- Contributed by
- People in story:
- Alexander Dall
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- Contributed on:
- 14 January 2004
The original watercans issued to the Eighth Army were crude and inefficient. Holding about two gallons, they were squarish in shape with rounded corners, and had a screwed plug which, when removed, allowed the precious contents to be slobbered wastefully. The diagonal handle on top made stable stacking impossible, whie the rusting interior quickly converted the contents into an orange-coloured fluid swimming with little fragments of iron oxide. To counter the presence of these solids, a piece of wax was introduced, so that the unwanted particles would adhere to it. They did - but only to a limited degree.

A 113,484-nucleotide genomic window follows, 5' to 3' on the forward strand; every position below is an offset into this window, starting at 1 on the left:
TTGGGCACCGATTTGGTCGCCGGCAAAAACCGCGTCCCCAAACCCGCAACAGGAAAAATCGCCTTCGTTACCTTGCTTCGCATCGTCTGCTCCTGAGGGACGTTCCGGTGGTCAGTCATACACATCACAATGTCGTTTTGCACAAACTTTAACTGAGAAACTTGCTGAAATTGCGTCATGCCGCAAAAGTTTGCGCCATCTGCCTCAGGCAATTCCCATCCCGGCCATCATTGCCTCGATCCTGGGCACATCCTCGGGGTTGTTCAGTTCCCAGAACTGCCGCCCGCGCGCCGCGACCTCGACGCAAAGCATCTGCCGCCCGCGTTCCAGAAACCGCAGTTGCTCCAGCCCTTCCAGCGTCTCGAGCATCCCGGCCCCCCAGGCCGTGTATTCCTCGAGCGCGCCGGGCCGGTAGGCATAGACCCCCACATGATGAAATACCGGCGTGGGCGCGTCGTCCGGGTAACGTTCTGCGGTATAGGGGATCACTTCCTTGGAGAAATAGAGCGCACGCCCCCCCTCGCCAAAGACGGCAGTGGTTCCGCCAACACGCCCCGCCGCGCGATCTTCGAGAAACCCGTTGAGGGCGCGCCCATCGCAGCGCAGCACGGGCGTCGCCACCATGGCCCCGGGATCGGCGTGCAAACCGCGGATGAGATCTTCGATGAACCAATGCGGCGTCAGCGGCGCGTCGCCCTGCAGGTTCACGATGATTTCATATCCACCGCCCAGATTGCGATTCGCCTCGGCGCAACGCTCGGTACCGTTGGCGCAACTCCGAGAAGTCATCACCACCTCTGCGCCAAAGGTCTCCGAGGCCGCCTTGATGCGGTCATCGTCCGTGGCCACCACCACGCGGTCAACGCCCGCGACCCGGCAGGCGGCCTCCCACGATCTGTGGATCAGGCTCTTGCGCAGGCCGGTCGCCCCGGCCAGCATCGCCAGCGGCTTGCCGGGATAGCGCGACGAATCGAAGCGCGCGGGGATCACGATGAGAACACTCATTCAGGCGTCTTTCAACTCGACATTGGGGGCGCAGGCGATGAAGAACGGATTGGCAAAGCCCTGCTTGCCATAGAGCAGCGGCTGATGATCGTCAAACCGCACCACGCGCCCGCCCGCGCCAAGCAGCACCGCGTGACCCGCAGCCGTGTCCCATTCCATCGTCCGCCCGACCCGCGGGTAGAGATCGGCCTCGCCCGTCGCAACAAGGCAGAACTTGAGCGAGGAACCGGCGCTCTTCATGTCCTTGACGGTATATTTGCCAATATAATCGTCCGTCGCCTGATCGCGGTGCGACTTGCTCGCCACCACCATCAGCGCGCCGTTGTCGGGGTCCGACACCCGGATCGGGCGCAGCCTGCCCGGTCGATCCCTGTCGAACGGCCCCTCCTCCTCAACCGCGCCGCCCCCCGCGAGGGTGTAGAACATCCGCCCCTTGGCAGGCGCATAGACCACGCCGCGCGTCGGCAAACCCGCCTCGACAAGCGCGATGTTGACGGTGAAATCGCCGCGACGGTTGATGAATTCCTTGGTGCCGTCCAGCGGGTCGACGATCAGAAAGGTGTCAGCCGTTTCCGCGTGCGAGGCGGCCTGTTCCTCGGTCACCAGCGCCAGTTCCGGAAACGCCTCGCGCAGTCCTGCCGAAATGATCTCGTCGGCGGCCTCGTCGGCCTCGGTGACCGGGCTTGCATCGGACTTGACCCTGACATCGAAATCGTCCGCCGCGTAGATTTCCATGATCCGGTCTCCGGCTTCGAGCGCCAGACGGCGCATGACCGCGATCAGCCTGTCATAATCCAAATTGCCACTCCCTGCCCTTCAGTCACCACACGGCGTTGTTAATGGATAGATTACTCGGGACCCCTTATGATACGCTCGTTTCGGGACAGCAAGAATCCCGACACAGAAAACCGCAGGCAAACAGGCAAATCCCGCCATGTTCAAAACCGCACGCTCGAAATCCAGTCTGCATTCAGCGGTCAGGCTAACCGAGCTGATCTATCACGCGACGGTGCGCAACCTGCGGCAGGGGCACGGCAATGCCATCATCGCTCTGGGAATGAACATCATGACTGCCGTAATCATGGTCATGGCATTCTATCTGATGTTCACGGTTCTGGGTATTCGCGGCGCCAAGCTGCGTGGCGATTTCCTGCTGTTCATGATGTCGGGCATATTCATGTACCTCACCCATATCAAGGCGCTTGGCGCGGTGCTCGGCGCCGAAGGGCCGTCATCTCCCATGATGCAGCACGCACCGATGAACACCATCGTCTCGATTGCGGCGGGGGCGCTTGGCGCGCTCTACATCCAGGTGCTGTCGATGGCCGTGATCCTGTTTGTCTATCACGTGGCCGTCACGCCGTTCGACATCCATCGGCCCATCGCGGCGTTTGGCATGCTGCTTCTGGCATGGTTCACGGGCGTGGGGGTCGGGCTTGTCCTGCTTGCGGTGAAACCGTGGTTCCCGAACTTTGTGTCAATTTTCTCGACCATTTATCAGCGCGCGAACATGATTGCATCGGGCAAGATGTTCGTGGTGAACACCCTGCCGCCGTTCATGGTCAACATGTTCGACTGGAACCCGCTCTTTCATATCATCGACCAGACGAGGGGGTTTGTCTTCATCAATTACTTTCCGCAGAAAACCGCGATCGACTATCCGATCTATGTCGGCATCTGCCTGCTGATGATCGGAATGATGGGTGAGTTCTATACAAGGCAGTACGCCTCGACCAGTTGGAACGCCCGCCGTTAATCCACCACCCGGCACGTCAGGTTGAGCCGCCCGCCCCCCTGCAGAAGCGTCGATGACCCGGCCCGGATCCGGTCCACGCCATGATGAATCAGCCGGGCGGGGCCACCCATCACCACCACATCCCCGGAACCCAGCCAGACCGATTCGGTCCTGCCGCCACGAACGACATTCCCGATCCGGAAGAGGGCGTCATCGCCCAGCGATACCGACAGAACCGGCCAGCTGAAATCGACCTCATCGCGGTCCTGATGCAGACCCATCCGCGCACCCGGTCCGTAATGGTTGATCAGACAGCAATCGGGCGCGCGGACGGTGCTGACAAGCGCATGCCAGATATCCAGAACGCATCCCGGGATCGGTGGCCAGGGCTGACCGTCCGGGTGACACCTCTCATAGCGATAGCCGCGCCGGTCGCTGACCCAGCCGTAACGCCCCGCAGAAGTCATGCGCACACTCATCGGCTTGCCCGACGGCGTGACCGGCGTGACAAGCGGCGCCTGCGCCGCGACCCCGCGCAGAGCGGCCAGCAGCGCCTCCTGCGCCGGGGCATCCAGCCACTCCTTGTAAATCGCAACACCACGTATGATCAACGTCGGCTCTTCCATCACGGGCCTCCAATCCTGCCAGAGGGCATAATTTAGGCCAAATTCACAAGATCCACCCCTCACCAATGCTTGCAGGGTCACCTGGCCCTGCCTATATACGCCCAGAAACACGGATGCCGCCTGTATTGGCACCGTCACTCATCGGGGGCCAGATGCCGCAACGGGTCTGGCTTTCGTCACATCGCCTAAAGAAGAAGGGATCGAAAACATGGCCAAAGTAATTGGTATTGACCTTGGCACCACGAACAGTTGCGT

The result was that the water was completely undrinkable on that basis alone. But worse was to follow. Aware of the unreliable provenance of some sources, the medics provided chlorine tablets, and then, equally aware of the resulting degradation of flavour, supplied other tablets to counter it. The final compound of water, rust, chlorine and tablet X created a liquid which Macbeth's witches would have regarded with professional envy, but which converted tea into a bizarre chemical concoction.
The problem was solved by blatantly copying the opposition's container. The German version held twice the quantity, could be firmly stacked, poured properly and had an internal coating which preserved whatever properties the original possessed. It was openly and honestly christened the JERRICAN, and continues to be manufactured today.
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